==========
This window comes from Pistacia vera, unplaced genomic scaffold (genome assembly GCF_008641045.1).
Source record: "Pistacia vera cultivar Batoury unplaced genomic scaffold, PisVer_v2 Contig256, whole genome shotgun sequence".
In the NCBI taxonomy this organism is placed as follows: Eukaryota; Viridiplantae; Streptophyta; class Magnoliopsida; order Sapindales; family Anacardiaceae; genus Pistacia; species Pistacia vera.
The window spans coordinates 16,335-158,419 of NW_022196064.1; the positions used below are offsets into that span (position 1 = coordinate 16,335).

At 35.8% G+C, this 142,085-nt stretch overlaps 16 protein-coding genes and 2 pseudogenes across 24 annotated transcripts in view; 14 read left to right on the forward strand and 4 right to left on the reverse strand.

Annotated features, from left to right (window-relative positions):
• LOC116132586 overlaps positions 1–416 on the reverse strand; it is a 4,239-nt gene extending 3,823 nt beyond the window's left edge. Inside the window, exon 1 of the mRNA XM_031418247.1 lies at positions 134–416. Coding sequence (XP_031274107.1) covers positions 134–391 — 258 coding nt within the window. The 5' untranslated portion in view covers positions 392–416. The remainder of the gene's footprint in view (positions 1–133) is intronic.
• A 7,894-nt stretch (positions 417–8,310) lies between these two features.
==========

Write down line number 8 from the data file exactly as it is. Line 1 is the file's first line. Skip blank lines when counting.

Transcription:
• A 7,894-nt stretch (positions 417–8,310) lies between these two features.